With U.S. Department of Agriculture grants totaling almost $370,000, researchers from the University of Guam and other institutions are in the process of analyzing termites to assess their role in infecting what is now more than 20 percent of Guam's ironwood trees, locally known as gago, with a deadly bacterium.
More than 18 years ago, the ironwood tree -- a hearty, salt-resistant species important for soil erosion control and a protector of vegetation from the wind -- unexpectedly began dying off in Guam. This condition is now referred to as "ironwood tree decline." It took another six years to find its main culprit: the bacterial wilt pathogen known as Ralstonia solanacearum.
Since then, under a longstanding effort funded by various USDA sources -- the Western Sustainable Agriculture Research and Education program, the McIntire-Stennis Capacity Grant, the U.S. Forest Service, and the Renewable Resources Extension Act Capacity Grant -- UOG researchers have been monitoring and surveying the trees to better understand and stop bacterial attacks, planting new trees selectively bred to be resistant to the bacterium, and more recently, pinpointing how termites might spread the wilt bacterium.
Recent evidence points to the Nasutitermes takasagoensis termite, which has a taste for ironwood trees, scientifically known as Casuarina equisetifolia.
"We know the termites chew on the roots, so it's very possible that the termites are carrying bacteria either internally or on the outside of their body," said principal investigator Robert L. Schlub, a professor with a doctorate in plant pathology and a researcher in UOG's Cooperative Extension and Outreach unit. "Because of this correlation between the termites and disease, we think they are likely the means of transmitting it."
In collaboration with the University of Hawaii and Louisiana State University, a UOG team collected termites and samples from ironwood trees. Next, they will extract the guts of these termites to determine if the wilt or other pathogenic bacteria are present. That will confirm the termite's potential to spread the bacteria responsible for the ironwood decline.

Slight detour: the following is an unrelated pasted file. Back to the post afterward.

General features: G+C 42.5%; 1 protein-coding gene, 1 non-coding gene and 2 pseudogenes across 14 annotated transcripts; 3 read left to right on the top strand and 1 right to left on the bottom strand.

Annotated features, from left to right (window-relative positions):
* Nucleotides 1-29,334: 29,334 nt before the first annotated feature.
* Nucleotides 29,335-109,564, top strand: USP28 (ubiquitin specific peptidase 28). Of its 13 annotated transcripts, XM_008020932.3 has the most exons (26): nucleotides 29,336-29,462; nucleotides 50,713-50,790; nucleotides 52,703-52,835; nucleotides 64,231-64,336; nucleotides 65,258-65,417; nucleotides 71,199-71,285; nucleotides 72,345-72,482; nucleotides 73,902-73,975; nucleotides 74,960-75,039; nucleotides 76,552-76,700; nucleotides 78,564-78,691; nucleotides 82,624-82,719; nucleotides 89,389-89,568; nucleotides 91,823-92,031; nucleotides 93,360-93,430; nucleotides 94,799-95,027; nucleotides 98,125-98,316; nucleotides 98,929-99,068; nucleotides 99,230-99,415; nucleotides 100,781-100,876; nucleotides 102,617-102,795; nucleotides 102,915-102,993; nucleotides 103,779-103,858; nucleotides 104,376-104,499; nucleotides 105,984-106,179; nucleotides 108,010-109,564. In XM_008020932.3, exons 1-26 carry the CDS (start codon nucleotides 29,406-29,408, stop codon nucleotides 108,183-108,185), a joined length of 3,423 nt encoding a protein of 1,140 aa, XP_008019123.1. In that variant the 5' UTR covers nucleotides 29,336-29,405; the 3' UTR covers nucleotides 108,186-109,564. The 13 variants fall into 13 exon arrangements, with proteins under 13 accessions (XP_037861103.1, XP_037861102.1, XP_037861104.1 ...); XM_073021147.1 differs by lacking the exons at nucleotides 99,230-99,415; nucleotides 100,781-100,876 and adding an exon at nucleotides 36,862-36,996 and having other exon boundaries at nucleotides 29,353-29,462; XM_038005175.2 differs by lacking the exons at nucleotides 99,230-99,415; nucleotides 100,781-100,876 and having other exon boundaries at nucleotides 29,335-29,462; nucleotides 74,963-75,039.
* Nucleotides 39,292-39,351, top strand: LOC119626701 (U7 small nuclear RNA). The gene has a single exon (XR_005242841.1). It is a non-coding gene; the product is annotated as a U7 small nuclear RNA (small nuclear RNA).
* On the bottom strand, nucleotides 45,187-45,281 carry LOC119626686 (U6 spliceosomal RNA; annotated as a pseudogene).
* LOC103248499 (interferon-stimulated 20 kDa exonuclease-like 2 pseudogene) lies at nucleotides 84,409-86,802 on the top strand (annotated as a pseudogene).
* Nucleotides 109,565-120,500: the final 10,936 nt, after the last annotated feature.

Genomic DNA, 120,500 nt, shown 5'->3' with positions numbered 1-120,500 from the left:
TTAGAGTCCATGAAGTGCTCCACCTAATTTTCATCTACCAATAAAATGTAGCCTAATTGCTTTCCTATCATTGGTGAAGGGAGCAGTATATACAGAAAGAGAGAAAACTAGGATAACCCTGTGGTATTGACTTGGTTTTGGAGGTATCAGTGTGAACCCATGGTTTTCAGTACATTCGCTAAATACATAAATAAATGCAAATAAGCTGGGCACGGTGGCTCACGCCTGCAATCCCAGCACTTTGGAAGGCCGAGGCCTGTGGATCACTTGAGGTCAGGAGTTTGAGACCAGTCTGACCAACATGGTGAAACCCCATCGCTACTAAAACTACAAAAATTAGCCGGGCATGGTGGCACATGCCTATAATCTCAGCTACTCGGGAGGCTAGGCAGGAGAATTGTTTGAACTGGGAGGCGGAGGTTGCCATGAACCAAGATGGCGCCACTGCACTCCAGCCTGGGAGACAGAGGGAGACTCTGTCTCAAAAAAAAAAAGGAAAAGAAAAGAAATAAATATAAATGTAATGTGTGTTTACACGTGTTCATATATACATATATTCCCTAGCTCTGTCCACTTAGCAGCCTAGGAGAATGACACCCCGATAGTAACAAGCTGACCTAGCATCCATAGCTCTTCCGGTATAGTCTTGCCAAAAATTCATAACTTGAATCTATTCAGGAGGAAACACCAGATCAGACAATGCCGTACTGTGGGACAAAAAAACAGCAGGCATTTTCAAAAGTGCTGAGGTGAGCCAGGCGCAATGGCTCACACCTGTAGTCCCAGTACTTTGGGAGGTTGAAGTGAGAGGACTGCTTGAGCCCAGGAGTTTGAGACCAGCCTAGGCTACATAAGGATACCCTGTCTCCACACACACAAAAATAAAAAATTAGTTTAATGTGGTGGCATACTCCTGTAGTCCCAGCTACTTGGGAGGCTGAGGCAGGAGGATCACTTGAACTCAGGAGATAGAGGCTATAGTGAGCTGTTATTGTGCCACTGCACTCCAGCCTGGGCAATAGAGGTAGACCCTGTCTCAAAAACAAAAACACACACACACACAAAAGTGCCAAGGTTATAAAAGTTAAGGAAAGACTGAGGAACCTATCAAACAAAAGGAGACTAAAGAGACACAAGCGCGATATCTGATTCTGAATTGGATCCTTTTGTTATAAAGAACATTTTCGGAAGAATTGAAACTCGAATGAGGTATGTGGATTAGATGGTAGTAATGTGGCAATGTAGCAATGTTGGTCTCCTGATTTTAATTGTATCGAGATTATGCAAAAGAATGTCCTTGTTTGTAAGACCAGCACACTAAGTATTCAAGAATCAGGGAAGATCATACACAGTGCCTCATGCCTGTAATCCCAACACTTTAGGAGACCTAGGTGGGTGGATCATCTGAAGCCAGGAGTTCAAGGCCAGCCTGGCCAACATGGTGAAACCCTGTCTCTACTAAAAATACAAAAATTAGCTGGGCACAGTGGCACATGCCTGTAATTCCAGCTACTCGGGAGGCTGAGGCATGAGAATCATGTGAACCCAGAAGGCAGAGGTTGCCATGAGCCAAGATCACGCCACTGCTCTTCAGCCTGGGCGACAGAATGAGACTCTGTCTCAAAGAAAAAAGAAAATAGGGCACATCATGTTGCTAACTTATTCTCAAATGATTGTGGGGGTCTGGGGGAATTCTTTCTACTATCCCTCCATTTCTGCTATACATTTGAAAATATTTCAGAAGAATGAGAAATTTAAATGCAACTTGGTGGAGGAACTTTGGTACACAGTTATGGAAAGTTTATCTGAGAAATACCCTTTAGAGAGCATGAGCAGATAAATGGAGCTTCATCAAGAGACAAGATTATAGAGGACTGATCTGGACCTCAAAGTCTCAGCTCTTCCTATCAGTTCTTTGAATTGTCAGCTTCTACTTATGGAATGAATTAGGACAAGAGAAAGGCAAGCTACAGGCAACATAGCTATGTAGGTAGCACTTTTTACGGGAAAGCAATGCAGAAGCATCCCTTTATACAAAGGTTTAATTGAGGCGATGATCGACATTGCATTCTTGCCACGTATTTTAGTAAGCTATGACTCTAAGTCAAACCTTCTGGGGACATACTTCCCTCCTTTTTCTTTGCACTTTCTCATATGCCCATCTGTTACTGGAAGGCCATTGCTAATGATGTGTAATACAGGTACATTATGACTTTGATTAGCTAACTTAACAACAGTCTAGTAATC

Tree samples will be sent to the University of Hawaii, where co-principal investigator Mohammad Arif, who holds a doctorate in biosciences, and his graduate students will sequence and identify the bacterial strains with a rapid assay test developed by former graduate student Sujan Paudel. Efforts to analyze the termites' guts will be led by LSU's Claudia Husseneder, another co-principal investigator.
Under the grant, work has also included planting ironwood cultivars new to Guam in hope that resistant trees may be identified -- a move with which China has found success. Since 2012, hundreds of trees grown from seeds from 21 countries have been planted around Guam, including on farms, a golf course, and on UOG research stations. All of the trees remain disease-free. Over the next two years, hundreds more will be planted in dozens of new locations.
The research and funding to reduce ironwood tree decline in Guam will continue until 2022. This month Schlub was awarded additional funding for 2021 and 2022 through the USDA Hatch program to determine which other plant species on Guam may harbor the ironwood pathogen.
"The goal of the projects," Schlub said, "is to provide new scientific insight so we can better manage the problem, but also shrink the footprint of the bacterial disease and reduce the likelihood that it will spread to the neighboring islands, Hawaii, and the mainland."